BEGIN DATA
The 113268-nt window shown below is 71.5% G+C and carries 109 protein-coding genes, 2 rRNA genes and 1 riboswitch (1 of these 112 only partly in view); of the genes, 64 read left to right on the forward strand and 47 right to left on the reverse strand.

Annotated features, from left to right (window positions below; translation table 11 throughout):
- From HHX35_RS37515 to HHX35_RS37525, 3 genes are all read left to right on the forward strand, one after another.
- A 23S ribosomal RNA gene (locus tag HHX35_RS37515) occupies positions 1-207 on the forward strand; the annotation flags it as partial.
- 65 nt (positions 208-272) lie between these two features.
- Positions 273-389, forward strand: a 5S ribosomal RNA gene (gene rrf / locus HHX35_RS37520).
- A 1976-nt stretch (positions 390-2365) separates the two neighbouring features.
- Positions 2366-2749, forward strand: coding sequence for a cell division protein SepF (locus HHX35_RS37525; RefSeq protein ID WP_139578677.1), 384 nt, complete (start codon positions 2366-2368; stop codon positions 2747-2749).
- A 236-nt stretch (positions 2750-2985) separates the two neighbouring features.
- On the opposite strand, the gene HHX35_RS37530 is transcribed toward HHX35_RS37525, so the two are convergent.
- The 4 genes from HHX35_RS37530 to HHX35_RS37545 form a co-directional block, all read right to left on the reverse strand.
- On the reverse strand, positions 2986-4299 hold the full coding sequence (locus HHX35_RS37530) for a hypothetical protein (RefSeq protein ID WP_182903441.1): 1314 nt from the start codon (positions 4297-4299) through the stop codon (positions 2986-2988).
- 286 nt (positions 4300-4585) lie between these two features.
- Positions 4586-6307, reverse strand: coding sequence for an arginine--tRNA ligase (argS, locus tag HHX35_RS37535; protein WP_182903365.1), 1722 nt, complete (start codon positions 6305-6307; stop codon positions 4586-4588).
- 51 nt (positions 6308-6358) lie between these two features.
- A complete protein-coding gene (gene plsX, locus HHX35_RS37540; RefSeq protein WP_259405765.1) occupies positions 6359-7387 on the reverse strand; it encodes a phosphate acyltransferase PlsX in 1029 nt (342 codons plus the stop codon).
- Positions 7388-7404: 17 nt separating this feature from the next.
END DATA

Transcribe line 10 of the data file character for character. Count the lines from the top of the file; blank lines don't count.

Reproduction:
- On the opposite strand, the gene HHX35_RS37530 is transcribed toward HHX35_RS37525, so the two are convergent.